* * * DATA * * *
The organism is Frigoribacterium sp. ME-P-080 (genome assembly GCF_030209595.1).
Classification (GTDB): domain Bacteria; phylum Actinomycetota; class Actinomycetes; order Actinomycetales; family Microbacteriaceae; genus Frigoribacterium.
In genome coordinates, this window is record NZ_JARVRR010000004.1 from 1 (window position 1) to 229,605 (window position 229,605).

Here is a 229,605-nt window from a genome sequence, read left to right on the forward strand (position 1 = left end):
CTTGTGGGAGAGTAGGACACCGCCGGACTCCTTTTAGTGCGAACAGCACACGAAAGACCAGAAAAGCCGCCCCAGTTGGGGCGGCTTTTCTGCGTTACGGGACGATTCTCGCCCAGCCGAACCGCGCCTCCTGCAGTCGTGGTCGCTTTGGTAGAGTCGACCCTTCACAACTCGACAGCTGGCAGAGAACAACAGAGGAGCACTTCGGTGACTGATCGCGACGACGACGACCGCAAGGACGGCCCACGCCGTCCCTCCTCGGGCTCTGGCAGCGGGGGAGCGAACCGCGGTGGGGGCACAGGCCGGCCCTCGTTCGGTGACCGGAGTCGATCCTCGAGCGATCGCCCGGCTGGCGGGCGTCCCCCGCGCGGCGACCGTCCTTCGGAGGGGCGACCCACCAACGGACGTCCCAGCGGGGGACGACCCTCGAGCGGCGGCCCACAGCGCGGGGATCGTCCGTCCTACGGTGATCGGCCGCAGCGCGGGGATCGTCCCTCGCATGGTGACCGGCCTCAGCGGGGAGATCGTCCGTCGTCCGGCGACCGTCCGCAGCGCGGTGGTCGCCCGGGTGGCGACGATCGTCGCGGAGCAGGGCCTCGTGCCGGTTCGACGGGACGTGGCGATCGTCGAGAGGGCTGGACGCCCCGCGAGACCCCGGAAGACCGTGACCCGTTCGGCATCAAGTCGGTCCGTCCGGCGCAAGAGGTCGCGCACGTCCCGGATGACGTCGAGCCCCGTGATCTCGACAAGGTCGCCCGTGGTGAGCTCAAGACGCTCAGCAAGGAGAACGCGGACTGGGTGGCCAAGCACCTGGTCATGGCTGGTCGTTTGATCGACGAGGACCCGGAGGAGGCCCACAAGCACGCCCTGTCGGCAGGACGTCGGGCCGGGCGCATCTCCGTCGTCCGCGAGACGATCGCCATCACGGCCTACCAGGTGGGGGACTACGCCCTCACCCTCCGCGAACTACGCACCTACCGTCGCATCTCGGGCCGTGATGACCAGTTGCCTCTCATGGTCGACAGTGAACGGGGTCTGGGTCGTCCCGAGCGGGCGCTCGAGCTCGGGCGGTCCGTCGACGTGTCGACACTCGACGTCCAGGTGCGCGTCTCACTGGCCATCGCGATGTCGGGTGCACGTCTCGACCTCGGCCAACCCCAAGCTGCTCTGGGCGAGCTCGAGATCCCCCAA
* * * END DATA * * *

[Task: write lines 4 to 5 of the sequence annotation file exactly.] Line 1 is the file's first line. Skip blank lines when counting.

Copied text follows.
Here is a 229,605-nt window from a genome sequence, read left to right on the forward strand (position 1 = left end):
CTTGTGGGAGAGTAGGACACCGCCGGACTCCTTTTAGTGCGAACAGCACACGAAAGACCAGAAAAGCCGCCCCAGTTGGGGCGGCTTTTCTGCGTTACGGGACGATTCTCGCCCAGCCGAACCGCGCCTCCTGCAGTCGTGGTCGCTTTGGTAGAGTCGACCCTTCACAACTCGACAGCTGGCAGAGAACAACAGAGGAGCACTTCGGTGACTGATCGCGACGACGACGACCGCAAGGACGGCCCACGCCGTCCCTCCTCGGGCTCTGGCAGCGGGGGAGCGAACCGCGGTGGGGGCACAGGCCGGCCCTCGTTCGGTGACCGGAGTCGATCCTCGAGCGATCGCCCGGCTGGCGGGCGTCCCCCGCGCGGCGACCGTCCTTCGGAGGGGCGACCCACCAACGGACGTCCCAGCGGGGGACGACCCTCGAGCGGCGGCCCACAGCGCGGGGATCGTCCGTCCTACGGTGATCGGCCGCAGCGCGGGGATCGTCCCTCGCATGGTGACCGGCCTCAGCGGGGAGATCGTCCGTCGTCCGGCGACCGTCCGCAGCGCGGTGGTCGCCCGGGTGGCGACGATCGTCGCGGAGCAGGGCCTCGTGCCGGTTCGACGGGACGTGGCGATCGTCGAGAGGGCTGGACGCCCCGCGAGACCCCGGAAGACCGTGACCCGTTCGGCATCAAGTCGGTCCGTCCGGCGCAAGAGGTCGCGCACGTCCCGGATGACGTCGAGCCCCGTGATCTCGACAAGGTCGCCCGTGGTGAGCTCAAGACGCTCAGCAAGGAGAACGCGGACTGGGTGGCCAAGCACCTGGTCATGGCTGGTCGTTTGATCGACGAGGACCCGGAGGAGGCCCACAAGCACGCCCTGTCGGCAGGACGTCGGGCCGGGCGCATCTCCGTCGTCCGCGAGACGATCGCCATCACGGCCTACCAGGTGGGGGACTACGCCCTCACCCTCCGCGAACTACGCACCTACCGTCGCATCTCGGGCCGTGATGACCAGTTGCCTCTCATGGTCGACAGTGAACGGGGTCTGGGTCGTCCCGAGCGGGCGCTCGAGCTCGGGCGGTCCGTCGACGTGTCGACACTCGACGTCCAGGTGCGCGTCTCACTGGCCATCGCGATGTCGGGTGCACGTCTCGACCTCGGCCAACCCCAAGCTGCTCTGGGCGAGCTCGAGATCCCCCAA